We’ll see what the electorate gives us in six weeks.

It's Still a Planet in My House

Perhaps Santa will bring me this so I can bring it to the masses:

Tuesday, September 23, 2014

A Shocking and Shameful Reality

“Abortion will remain legal until Catholic Democrats come to love the unborn more than they hate the GOP.”

– shockingly true observation from an anonymous commentator on a Catholic forum I periodically peruse

Note: I do regretfully acknowledge that an ever-growing percentage of the above mentioned GOP pays lip service to pro-life voters the 2-3 months before the first Tuesday every November.  That acknowledged, the quoted prior statement still carries a greater degree of shame.

Shut Not Your Doors

SHUT not your doors to me, proud libraries,  

For that which was lacking on all your well-fill’d shelves, yet needed most, I bring;  

Forth from the army, the war emerging – a book I have made,  

The words of my book nothing – the drift of it everything;

A book separate, not link’d with the rest, nor felt by the intellect,

But you, ye untold latencies, will thrill to every page;  

Through Space and Time fused in a chant, and the flowing, eternal Identity,  

To Nature, encompassing these, encompassing God – to the joyous, electric All,  

To the sense of Death – and accepting, exulting in Death, in its turn, the same as life,  

The entrance of Man I sing.

Posted without comment, save one:


(Note: Need to read more Whitman, more often.)

Monday, September 22, 2014

Strange Dreams

Little One was up every 90 minutes last night with coughing fits.  As a result, so was I, even though I was sleeping on the living room couch (planned on getting up at 6 am for a brisk walk).  Every time I would doze back off, I would have weird, sporadic, wildly unrelated dreams segue-ing into one another.

We tend to forget most of our dreams by the time we’re out of the shower.  I’m no exception.  But I want to set down in the record some of these unusual, vivid items, since I don’t recall ever dreaming about them before:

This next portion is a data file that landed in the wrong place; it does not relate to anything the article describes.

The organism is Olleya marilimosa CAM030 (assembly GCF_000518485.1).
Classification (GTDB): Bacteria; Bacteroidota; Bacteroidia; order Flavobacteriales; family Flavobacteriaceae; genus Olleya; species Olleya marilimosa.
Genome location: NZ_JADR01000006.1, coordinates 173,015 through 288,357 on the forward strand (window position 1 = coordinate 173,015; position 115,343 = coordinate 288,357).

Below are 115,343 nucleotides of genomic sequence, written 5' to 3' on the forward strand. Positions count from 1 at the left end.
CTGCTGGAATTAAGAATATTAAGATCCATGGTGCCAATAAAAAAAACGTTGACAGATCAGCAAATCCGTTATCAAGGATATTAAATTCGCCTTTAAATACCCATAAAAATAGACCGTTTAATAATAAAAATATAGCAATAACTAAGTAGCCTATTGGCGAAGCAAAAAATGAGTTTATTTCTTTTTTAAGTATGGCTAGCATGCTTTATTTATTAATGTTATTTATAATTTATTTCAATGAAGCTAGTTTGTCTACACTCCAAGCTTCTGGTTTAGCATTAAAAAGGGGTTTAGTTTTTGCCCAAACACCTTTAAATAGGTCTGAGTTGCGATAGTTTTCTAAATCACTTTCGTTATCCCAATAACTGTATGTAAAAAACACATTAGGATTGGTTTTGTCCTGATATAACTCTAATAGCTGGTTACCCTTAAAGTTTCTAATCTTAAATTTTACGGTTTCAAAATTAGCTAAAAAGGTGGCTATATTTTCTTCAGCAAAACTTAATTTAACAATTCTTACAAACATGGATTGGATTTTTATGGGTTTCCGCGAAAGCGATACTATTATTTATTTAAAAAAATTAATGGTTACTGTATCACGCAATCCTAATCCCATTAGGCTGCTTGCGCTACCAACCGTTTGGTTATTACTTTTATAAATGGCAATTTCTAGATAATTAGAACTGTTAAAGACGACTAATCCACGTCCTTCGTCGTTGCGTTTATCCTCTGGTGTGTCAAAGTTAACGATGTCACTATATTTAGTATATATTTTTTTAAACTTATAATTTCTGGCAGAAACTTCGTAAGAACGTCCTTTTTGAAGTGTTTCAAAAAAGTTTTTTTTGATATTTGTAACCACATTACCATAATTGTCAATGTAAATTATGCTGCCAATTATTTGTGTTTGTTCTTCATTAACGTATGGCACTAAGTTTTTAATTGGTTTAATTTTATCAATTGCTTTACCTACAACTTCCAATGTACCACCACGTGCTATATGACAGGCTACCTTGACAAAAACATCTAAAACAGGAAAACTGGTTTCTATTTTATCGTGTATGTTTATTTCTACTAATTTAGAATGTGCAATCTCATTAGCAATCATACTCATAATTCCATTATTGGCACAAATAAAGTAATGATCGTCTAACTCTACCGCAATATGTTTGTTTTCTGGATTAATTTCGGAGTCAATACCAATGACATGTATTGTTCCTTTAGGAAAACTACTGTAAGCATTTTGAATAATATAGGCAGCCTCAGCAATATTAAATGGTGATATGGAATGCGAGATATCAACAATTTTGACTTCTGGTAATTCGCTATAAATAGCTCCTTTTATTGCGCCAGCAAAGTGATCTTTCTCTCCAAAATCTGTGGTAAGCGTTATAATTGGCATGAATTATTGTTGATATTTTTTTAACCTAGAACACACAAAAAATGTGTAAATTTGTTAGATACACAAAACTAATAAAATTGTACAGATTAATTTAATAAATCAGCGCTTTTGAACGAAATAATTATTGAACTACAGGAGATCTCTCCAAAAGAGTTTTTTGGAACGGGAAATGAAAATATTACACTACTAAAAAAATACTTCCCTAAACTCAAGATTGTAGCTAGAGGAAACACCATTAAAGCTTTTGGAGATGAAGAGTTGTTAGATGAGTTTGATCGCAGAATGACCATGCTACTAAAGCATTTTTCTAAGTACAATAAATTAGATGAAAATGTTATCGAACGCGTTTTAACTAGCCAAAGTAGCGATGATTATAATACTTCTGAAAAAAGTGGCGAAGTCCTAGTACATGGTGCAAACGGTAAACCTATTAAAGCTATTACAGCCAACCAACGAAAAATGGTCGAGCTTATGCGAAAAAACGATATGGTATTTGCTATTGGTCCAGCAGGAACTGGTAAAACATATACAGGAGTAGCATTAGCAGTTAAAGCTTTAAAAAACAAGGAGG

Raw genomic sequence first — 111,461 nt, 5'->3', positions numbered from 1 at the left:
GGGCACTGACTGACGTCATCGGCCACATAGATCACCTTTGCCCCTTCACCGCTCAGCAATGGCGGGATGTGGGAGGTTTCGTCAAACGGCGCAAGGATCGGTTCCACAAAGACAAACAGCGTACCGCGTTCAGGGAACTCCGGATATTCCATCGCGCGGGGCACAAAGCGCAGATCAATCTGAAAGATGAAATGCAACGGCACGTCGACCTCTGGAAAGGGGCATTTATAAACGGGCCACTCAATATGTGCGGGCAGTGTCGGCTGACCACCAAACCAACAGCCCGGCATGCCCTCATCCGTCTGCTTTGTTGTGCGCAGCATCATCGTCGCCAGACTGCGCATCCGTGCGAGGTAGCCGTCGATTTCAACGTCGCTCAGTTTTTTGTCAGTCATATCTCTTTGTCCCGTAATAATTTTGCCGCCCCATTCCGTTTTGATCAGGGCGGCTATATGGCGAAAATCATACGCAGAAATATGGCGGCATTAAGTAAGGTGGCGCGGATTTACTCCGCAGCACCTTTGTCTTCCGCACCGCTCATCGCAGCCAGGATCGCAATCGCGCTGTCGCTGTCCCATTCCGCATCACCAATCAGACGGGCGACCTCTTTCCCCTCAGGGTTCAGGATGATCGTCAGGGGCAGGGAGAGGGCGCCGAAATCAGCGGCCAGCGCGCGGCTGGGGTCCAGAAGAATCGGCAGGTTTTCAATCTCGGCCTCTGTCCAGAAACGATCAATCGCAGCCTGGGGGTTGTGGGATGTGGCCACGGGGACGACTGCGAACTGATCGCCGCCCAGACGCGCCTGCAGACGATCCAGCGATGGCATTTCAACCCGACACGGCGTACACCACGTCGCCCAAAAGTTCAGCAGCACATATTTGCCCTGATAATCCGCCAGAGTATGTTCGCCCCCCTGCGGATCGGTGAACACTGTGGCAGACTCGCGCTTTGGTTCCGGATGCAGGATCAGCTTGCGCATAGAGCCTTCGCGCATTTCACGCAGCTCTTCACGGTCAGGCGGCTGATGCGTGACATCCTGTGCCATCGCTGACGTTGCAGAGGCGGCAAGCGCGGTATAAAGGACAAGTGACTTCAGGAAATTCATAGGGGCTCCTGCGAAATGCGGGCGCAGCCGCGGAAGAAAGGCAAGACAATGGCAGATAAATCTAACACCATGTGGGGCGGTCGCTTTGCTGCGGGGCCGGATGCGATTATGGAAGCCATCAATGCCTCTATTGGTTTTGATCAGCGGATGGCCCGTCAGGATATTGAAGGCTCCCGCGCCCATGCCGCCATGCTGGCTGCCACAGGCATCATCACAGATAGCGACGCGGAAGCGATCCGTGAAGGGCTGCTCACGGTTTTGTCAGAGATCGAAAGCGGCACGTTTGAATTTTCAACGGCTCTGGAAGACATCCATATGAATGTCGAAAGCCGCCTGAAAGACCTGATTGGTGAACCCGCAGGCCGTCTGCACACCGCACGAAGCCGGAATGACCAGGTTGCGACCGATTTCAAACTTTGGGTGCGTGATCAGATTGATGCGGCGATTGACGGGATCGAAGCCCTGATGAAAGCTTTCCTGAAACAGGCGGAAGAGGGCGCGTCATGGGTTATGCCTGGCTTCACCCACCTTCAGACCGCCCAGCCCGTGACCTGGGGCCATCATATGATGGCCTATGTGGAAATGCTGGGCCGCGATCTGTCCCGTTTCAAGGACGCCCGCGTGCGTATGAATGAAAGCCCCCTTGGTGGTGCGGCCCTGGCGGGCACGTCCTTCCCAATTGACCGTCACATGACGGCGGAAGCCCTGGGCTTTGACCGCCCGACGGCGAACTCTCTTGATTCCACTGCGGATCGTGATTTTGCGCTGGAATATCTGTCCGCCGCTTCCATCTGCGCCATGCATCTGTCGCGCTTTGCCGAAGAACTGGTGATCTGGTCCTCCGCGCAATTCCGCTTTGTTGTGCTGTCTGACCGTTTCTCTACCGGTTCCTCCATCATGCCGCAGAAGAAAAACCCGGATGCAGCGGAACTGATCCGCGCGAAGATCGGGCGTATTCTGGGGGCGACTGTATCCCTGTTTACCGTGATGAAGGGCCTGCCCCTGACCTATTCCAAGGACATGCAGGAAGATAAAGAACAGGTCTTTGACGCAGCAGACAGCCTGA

1. I had an incredible skill as a tightrope artist, and decided to chuck it all and make a living at it.  Over the crowded streets of some sweltering Asian city, over canals of brown water, I strung my wire and began my barefoot balanced strolls.  The unexpected ease of it was quite pleasant, I must say.  Like a dream where you can fly.

2. Me and some stranger found ourselves in front of a plaque, embedded in the earth, extolling the virtues of a great Buddhist saint many centuries ago.  We argued about the historical figure but soon realized we were actually in agreement in admiration of him.  Then a turn for the weird – a stack of coffins lay against a stone wall beyond the plaque, and I crawled into one and decided to make it my home.  But when I pulled the cover closed, intense claustrophobia washed over me –

(cough, cough – Little One)

3. Aboard an abandoned ocean liner – abandoned except for some partyin’ twentysomethings straight out of an iPhone commercial.  We were all hanging about a pool filled with water, but the tiles and concrete showed signs of crusty wear, like it had rested on the bottom of the ocean for a month and was just raised.  They were drinking all the latest hip and trendy alcoholic drinks, but I kept getting more and more nervous that something bad was going to happen.  A feeling of dread overwhelmed me.  Then, I ran out on to the deck, climbed up on to some railed passageways, one beat ahead of general panic.  Was it the Titanic?  Was it Spielberg’s War of the Worlds?  Suddenly –

(cough, cough).

Ah, my sick Little One.  Saved me from my strange dreams.  How can I comfort you today!

(Though I wouldn’t mind another tightrope dream …)

Sunday, September 21, 2014

Monsterfest 2014

Got off to a lame start this afternoon.

Every September-October I like to DVR some age-appropriate spooky stuff to watch with the little ones.  And – to be honest – teevee has been failing me somewhat of late.  Only thing I’ve recorded since mid-summer has been Frankenstein vs. the Wolfman and The Planet of the Apes.  That’s it, and that’s what’s called slim pickin’s. 

So we watched 1943’s Frankenstein vs. the Wolfman, and it was even more mediocre than I remembered from when I was a kid.  Yeah, the girls like it, sorta.  Not as scary as a Vincent Price vehicle, but it surprisingly held their interest for such a boring flick.

Apes is not really spooky / scary; it kinda falls in the rich “classic Sci-Fi” vein I want to mine with my children.  Stuff I enjoyed as a youngling, that they might appreciate.  So we’ll get to that one of these days.  The wife is insisting Patch won’t be able to handle it as a six-year-old, but I think she could.  (Note: she’s been sleeping through the night without them nightmares for two or three weeks now.)